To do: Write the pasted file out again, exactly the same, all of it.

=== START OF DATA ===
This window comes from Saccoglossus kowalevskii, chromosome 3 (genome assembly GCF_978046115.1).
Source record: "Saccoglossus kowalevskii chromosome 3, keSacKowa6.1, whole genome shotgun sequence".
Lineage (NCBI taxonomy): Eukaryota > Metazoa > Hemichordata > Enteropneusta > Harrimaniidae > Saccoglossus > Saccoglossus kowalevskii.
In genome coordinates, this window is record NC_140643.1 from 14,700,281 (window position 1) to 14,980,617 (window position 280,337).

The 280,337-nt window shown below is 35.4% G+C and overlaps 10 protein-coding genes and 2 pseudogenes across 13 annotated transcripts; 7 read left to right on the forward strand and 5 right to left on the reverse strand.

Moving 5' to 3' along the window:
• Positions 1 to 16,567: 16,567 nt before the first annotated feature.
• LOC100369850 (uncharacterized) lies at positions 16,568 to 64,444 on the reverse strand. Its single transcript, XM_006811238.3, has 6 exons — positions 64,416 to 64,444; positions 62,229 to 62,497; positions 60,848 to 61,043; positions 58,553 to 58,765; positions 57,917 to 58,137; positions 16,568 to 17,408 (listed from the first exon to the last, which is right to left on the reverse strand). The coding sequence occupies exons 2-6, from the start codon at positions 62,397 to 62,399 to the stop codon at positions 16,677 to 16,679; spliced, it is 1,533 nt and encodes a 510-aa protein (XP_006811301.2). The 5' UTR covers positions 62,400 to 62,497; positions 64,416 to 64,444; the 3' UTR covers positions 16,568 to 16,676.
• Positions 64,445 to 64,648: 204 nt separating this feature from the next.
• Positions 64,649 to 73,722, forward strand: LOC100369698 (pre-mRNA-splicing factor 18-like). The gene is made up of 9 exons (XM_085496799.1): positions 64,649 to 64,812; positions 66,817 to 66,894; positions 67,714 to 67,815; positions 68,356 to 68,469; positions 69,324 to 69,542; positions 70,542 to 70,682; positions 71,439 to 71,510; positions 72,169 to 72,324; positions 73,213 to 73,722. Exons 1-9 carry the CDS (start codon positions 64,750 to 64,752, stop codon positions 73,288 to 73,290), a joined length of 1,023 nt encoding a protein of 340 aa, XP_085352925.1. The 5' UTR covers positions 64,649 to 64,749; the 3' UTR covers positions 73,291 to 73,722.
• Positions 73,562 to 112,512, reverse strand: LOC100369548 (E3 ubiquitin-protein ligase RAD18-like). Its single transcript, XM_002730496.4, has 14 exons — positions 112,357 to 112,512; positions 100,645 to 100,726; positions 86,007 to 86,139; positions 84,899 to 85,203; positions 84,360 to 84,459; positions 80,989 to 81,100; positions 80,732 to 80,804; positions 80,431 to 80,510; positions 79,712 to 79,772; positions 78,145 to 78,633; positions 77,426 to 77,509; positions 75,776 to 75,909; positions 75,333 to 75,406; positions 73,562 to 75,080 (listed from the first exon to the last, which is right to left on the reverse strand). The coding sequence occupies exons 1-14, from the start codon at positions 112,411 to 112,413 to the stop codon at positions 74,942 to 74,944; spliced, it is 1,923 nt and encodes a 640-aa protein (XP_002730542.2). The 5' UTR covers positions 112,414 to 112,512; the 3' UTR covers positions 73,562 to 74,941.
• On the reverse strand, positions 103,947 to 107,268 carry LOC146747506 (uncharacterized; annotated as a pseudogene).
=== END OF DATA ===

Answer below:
This window comes from Saccoglossus kowalevskii, chromosome 3 (genome assembly GCF_978046115.1).
Source record: "Saccoglossus kowalevskii chromosome 3, keSacKowa6.1, whole genome shotgun sequence".
Lineage (NCBI taxonomy): Eukaryota > Metazoa > Hemichordata > Enteropneusta > Harrimaniidae > Saccoglossus > Saccoglossus kowalevskii.
In genome coordinates, this window is record NC_140643.1 from 14,700,281 (window position 1) to 14,980,617 (window position 280,337).

The 280,337-nt window shown below is 35.4% G+C and overlaps 10 protein-coding genes and 2 pseudogenes across 13 annotated transcripts; 7 read left to right on the forward strand and 5 right to left on the reverse strand.

Moving 5' to 3' along the window:
• Positions 1 to 16,567: 16,567 nt before the first annotated feature.
• LOC100369850 (uncharacterized) lies at positions 16,568 to 64,444 on the reverse strand. Its single transcript, XM_006811238.3, has 6 exons — positions 64,416 to 64,444; positions 62,229 to 62,497; positions 60,848 to 61,043; positions 58,553 to 58,765; positions 57,917 to 58,137; positions 16,568 to 17,408 (listed from the first exon to the last, which is right to left on the reverse strand). The coding sequence occupies exons 2-6, from the start codon at positions 62,397 to 62,399 to the stop codon at positions 16,677 to 16,679; spliced, it is 1,533 nt and encodes a 510-aa protein (XP_006811301.2). The 5' UTR covers positions 62,400 to 62,497; positions 64,416 to 64,444; the 3' UTR covers positions 16,568 to 16,676.
• Positions 64,445 to 64,648: 204 nt separating this feature from the next.
• Positions 64,649 to 73,722, forward strand: LOC100369698 (pre-mRNA-splicing factor 18-like). The gene is made up of 9 exons (XM_085496799.1): positions 64,649 to 64,812; positions 66,817 to 66,894; positions 67,714 to 67,815; positions 68,356 to 68,469; positions 69,324 to 69,542; positions 70,542 to 70,682; positions 71,439 to 71,510; positions 72,169 to 72,324; positions 73,213 to 73,722. Exons 1-9 carry the CDS (start codon positions 64,750 to 64,752, stop codon positions 73,288 to 73,290), a joined length of 1,023 nt encoding a protein of 340 aa, XP_085352925.1. The 5' UTR covers positions 64,649 to 64,749; the 3' UTR covers positions 73,291 to 73,722.
• Positions 73,562 to 112,512, reverse strand: LOC100369548 (E3 ubiquitin-protein ligase RAD18-like). Its single transcript, XM_002730496.4, has 14 exons — positions 112,357 to 112,512; positions 100,645 to 100,726; positions 86,007 to 86,139; positions 84,899 to 85,203; positions 84,360 to 84,459; positions 80,989 to 81,100; positions 80,732 to 80,804; positions 80,431 to 80,510; positions 79,712 to 79,772; positions 78,145 to 78,633; positions 77,426 to 77,509; positions 75,776 to 75,909; positions 75,333 to 75,406; positions 73,562 to 75,080 (listed from the first exon to the last, which is right to left on the reverse strand). The coding sequence occupies exons 1-14, from the start codon at positions 112,411 to 112,413 to the stop codon at positions 74,942 to 74,944; spliced, it is 1,923 nt and encodes a 640-aa protein (XP_002730542.2). The 5' UTR covers positions 112,414 to 112,512; the 3' UTR covers positions 73,562 to 74,941.
• On the reverse strand, positions 103,947 to 107,268 carry LOC146747506 (uncharacterized; annotated as a pseudogene).